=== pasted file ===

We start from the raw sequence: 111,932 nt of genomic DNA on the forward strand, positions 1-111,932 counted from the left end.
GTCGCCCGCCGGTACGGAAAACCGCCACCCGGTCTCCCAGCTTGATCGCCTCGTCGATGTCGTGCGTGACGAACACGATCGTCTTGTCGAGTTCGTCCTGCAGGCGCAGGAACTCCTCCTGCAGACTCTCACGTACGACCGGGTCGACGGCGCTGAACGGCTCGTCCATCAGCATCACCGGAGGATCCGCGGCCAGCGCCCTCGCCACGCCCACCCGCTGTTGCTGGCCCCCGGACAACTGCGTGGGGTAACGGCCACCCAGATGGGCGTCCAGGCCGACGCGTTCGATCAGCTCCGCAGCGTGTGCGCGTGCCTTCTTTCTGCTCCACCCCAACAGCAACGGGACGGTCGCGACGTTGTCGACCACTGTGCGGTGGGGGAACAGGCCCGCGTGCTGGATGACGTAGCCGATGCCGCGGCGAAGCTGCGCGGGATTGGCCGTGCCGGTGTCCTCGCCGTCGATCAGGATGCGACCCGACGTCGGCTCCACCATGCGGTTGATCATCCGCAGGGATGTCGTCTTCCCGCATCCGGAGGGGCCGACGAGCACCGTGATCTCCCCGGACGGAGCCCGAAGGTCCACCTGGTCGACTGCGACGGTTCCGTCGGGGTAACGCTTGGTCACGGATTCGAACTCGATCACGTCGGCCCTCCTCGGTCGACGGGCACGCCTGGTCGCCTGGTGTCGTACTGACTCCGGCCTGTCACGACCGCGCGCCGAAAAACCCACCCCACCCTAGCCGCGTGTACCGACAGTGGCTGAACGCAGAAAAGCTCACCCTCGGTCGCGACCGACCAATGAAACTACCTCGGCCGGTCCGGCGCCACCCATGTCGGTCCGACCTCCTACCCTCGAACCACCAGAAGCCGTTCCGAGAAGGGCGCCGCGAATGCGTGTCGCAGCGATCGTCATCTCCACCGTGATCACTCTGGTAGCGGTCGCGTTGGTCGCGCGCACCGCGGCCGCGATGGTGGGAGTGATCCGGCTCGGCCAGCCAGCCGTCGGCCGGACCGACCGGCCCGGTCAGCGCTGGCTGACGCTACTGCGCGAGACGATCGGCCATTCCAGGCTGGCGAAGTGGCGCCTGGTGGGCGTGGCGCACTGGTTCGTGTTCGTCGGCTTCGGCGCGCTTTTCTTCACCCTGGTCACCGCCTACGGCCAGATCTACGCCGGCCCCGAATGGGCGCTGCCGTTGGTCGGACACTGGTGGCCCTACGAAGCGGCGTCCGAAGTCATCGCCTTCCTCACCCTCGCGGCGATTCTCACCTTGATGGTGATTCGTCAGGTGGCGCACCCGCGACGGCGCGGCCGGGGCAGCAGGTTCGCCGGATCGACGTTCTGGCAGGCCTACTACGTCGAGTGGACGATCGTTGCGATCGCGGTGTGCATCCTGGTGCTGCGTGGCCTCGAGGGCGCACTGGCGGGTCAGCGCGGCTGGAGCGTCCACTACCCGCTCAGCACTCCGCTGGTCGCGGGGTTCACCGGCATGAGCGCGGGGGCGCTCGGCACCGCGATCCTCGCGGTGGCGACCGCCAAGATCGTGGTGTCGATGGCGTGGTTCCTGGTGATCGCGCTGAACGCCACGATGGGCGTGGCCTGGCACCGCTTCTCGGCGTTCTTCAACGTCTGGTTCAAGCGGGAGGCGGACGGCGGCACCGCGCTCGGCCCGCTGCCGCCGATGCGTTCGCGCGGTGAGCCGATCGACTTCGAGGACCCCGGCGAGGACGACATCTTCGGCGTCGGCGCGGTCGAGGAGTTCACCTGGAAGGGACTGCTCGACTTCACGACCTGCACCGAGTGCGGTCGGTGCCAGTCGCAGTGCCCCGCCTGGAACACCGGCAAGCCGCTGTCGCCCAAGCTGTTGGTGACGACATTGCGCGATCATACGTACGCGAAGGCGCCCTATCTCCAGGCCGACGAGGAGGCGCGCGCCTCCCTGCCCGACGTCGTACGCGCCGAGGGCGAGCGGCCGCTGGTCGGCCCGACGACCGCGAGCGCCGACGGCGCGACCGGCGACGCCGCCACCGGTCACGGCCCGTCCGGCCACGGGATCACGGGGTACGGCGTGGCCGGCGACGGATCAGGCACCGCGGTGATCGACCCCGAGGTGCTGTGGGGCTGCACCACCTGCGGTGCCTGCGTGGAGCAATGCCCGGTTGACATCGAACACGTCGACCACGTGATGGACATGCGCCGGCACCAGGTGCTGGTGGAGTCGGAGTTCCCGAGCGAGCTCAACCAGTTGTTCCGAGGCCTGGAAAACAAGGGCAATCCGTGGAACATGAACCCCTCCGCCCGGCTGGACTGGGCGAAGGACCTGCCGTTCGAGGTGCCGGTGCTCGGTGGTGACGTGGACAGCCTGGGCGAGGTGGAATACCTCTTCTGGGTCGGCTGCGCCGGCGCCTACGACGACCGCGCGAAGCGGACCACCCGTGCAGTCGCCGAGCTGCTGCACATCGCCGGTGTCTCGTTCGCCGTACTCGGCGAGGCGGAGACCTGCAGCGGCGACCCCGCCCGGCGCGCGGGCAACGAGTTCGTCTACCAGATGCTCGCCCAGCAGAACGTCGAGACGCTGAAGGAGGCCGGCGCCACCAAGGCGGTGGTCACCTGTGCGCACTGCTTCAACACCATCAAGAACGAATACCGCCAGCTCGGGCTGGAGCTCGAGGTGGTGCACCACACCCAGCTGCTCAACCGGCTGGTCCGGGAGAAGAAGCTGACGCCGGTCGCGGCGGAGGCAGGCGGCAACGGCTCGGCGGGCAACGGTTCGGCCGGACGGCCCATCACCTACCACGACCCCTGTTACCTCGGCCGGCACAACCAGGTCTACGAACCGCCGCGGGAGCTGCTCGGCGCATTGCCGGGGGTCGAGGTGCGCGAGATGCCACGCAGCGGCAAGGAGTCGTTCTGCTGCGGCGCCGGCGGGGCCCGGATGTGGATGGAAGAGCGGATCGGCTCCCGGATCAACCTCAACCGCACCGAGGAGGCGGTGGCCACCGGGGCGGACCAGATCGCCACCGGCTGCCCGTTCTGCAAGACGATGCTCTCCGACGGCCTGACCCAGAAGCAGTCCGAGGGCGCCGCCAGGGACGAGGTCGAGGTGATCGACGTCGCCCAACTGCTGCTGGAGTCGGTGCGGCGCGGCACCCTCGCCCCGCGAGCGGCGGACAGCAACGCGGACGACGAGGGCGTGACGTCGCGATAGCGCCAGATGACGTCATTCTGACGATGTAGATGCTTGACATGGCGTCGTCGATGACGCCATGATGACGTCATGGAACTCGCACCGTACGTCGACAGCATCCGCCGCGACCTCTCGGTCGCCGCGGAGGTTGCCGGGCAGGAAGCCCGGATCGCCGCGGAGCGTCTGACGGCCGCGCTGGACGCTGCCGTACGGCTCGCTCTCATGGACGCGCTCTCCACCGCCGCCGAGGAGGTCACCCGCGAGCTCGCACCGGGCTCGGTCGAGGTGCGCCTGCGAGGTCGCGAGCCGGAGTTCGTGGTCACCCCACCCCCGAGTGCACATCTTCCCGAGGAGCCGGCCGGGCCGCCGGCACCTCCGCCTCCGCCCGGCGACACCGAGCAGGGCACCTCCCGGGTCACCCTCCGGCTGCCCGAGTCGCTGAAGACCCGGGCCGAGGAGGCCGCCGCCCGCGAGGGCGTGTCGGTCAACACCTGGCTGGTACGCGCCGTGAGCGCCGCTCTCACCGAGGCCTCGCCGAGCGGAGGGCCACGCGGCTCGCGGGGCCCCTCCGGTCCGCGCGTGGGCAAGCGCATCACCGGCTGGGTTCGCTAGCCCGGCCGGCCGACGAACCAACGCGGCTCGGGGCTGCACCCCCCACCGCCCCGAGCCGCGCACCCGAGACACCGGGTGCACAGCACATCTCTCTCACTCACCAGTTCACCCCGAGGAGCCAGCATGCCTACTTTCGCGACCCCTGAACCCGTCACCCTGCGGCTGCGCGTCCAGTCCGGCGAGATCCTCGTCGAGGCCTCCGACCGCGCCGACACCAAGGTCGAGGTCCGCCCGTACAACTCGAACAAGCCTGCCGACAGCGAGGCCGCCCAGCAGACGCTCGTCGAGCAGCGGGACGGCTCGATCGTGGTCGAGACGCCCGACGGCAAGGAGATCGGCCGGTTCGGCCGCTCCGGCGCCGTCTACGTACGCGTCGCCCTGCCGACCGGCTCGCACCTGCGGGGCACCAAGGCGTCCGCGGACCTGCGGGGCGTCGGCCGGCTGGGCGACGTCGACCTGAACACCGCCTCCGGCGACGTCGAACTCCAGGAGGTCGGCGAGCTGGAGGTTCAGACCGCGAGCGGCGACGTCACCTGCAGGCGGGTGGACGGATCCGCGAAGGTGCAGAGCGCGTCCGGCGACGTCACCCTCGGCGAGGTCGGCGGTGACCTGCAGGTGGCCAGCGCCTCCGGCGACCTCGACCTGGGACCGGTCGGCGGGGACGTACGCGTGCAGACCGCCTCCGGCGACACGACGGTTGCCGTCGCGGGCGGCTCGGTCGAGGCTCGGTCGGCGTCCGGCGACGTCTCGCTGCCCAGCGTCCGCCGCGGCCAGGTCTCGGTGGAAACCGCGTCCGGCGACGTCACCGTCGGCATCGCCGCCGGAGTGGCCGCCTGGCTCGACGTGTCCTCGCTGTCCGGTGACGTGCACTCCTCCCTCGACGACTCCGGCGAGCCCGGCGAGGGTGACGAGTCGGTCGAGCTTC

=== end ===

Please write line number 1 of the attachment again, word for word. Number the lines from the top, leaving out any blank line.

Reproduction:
We start from the raw sequence: 111,932 nt of genomic DNA on the forward strand, positions 1-111,932 counted from the left end.